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Saturn  Captured  With  An  80  Dollar  Webcam

     This image of Saturn was captured on 8 February 2004, using the Philips ToUCam web camera and Registax image processing software. I used the Astro-Physics 130 mm f/6 EDF refractor with a TeleVue 4x Powermate barlow, for f/24.

   March 02, 2003. The remarkable power of averaging many frames, plus the amazing abilities of a freeware program, RegiStax, are demonstrated by the above result from my first attempt at using a Philips ToUcam Pro under poor seeing conditions in Sonoma County, California. Compare with the single frame below to see the mediocre quality of an ordinary single shot of the planet with this uncooled $80 camera. 

The final result (top image) is the result of allowing RegiStax to run its alignment, optimization, and stacking algorithms on the 729-frame video sequence captured at 1/50 second exposure duration. While the detail and sharpness of this image are certainly not up to the best amateur efforts, they are better than my best attempts with film or ordinary astro CCD camera. Note that although Philips no longer distributes this particular webcam in the USA, it is available on eBay (where I purchased mine) and other similar cameras from other manufacturers are available. For prime focus use you should obtain the 1.25 inch barrel adapter, which allows you to mount the camera in an ordinary 1.25 inch telescope focuser. Not every webcam is equally well-suited, so if you are interested in trying out other models, you should check the QCUIAG website at  for ratings and advice on the most suitable models and read their posts on the Yahoo user group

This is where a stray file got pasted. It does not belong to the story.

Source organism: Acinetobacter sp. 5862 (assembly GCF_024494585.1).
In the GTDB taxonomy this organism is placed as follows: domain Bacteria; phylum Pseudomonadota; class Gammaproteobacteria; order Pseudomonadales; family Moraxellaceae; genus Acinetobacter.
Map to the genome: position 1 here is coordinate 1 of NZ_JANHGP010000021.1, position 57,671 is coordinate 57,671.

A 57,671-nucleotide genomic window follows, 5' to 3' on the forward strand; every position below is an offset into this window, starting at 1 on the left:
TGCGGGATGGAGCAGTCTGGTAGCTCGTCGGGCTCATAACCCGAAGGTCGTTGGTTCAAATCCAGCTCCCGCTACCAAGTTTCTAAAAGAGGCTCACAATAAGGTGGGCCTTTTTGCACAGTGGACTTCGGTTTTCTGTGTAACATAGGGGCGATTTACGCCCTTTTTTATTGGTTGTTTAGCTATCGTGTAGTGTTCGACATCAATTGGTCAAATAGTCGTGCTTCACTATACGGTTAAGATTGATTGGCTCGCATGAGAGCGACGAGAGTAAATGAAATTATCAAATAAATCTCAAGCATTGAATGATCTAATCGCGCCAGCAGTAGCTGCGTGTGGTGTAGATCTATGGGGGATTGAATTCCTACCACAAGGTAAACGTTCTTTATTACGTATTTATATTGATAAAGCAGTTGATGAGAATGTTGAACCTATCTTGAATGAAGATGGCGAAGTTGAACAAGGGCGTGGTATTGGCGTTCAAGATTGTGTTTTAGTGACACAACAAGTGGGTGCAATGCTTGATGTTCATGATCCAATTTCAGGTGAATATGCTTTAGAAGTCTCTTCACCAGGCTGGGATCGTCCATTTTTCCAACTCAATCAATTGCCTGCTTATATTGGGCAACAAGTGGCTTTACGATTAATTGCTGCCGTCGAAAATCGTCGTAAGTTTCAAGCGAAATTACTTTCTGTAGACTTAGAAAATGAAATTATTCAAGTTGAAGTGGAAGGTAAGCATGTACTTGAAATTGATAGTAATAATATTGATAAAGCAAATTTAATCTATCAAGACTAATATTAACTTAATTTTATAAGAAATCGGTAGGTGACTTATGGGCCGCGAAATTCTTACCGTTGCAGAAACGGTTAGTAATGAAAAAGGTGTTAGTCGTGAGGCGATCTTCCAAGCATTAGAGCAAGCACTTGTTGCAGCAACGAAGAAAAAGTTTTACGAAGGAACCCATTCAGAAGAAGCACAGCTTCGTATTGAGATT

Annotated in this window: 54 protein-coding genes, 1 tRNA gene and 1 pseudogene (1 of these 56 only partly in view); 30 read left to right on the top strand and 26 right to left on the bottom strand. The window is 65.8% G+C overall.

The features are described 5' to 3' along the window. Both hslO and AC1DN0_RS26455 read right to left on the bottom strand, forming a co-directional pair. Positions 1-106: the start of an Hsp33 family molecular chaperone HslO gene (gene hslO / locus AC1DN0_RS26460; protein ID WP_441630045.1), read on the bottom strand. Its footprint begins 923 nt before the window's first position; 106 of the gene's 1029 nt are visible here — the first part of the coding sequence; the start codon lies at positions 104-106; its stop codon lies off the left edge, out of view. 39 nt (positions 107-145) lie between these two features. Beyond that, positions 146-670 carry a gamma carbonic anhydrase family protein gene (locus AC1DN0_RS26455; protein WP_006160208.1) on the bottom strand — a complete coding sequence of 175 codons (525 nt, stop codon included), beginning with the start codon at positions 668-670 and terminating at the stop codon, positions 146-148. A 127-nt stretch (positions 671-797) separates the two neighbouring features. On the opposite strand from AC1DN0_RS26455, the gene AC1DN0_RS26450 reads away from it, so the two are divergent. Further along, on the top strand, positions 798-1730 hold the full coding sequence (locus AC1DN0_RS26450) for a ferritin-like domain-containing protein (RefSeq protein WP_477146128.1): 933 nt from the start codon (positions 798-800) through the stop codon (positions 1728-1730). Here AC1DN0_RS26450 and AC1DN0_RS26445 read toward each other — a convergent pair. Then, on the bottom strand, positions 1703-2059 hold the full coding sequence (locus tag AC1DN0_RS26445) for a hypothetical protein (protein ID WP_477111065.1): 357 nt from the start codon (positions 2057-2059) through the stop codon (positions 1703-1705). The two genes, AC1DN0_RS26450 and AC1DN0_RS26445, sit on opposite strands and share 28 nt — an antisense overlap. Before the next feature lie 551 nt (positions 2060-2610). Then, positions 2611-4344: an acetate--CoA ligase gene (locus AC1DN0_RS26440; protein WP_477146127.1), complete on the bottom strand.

Date  2003-03-02. Heavy dew, unsteady seeing, intermittent high cirrus. 

 RCOS 12.5 inch Ritchey-Chretien scope at f/18  with Philips ToUcam Pro 

  PCVC 740K camera at prime focus  on A-P 1200 GTO  mount.   Unguided.


 1/50 sec exposures; 729 frame, 640x480 pixel, AVI sequence over approximately 

   30 seconds.


 The AVI sequence was opened in RegiStax and the automatic alignment, optimization,

   and stacking operations allowed to run to completion. This was repeated with slightly

   different parameters. The two resulting images were saved as TIF files and opened in

   Photoshop, where they were sharpened slightly and then overlayed using the "vividlight"

   layer method. The result was flattened and converted to JPG format for the web.

  Another result from slightly different processing parameters in RegiStax:


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